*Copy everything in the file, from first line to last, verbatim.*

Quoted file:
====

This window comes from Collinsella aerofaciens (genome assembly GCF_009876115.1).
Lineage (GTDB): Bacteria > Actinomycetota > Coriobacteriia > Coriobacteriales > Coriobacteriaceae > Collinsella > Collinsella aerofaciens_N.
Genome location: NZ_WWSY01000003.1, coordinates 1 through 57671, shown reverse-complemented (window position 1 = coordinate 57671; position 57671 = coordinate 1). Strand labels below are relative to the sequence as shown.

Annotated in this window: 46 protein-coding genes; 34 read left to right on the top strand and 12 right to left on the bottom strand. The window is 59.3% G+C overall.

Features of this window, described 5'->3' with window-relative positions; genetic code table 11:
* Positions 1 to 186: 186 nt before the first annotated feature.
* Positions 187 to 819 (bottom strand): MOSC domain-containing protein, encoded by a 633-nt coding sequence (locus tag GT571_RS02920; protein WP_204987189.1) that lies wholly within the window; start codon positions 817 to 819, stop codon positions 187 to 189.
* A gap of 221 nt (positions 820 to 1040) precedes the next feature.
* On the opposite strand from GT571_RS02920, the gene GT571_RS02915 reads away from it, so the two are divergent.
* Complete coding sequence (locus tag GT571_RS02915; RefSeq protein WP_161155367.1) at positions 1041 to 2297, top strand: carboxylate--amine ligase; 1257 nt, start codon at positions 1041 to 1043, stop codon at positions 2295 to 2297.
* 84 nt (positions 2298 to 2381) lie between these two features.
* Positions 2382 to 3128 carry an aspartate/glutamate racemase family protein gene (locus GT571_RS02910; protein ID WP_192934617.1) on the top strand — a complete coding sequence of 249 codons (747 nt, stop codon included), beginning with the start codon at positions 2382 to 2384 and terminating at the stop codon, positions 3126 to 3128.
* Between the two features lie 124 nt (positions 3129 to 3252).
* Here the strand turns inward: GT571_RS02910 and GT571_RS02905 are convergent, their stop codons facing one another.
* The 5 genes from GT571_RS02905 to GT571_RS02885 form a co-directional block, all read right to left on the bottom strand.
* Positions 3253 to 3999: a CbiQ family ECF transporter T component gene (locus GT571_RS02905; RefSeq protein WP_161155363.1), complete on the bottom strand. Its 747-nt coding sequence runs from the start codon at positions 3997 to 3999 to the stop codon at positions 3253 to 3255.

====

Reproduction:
This window comes from Collinsella aerofaciens (genome assembly GCF_009876115.1).
Lineage (GTDB): Bacteria > Actinomycetota > Coriobacteriia > Coriobacteriales > Coriobacteriaceae > Collinsella > Collinsella aerofaciens_N.
Genome location: NZ_WWSY01000003.1, coordinates 1 through 57671, shown reverse-complemented (window position 1 = coordinate 57671; position 57671 = coordinate 1). Strand labels below are relative to the sequence as shown.

Annotated in this window: 46 protein-coding genes; 34 read left to right on the top strand and 12 right to left on the bottom strand. The window is 59.3% G+C overall.

Features of this window, described 5'->3' with window-relative positions; genetic code table 11:
* Positions 1 to 186: 186 nt before the first annotated feature.
* Positions 187 to 819 (bottom strand): MOSC domain-containing protein, encoded by a 633-nt coding sequence (locus tag GT571_RS02920; protein WP_204987189.1) that lies wholly within the window; start codon positions 817 to 819, stop codon positions 187 to 189.
* A gap of 221 nt (positions 820 to 1040) precedes the next feature.
* On the opposite strand from GT571_RS02920, the gene GT571_RS02915 reads away from it, so the two are divergent.
* Complete coding sequence (locus tag GT571_RS02915; RefSeq protein WP_161155367.1) at positions 1041 to 2297, top strand: carboxylate--amine ligase; 1257 nt, start codon at positions 1041 to 1043, stop codon at positions 2295 to 2297.
* 84 nt (positions 2298 to 2381) lie between these two features.
* Positions 2382 to 3128 carry an aspartate/glutamate racemase family protein gene (locus GT571_RS02910; protein ID WP_192934617.1) on the top strand — a complete coding sequence of 249 codons (747 nt, stop codon included), beginning with the start codon at positions 2382 to 2384 and terminating at the stop codon, positions 3126 to 3128.
* Between the two features lie 124 nt (positions 3129 to 3252).
* Here the strand turns inward: GT571_RS02910 and GT571_RS02905 are convergent, their stop codons facing one another.
* The 5 genes from GT571_RS02905 to GT571_RS02885 form a co-directional block, all read right to left on the bottom strand.
* Positions 3253 to 3999: a CbiQ family ECF transporter T component gene (locus GT571_RS02905; RefSeq protein WP_161155363.1), complete on the bottom strand. Its 747-nt coding sequence runs from the start codon at positions 3997 to 3999 to the stop codon at positions 3253 to 3255.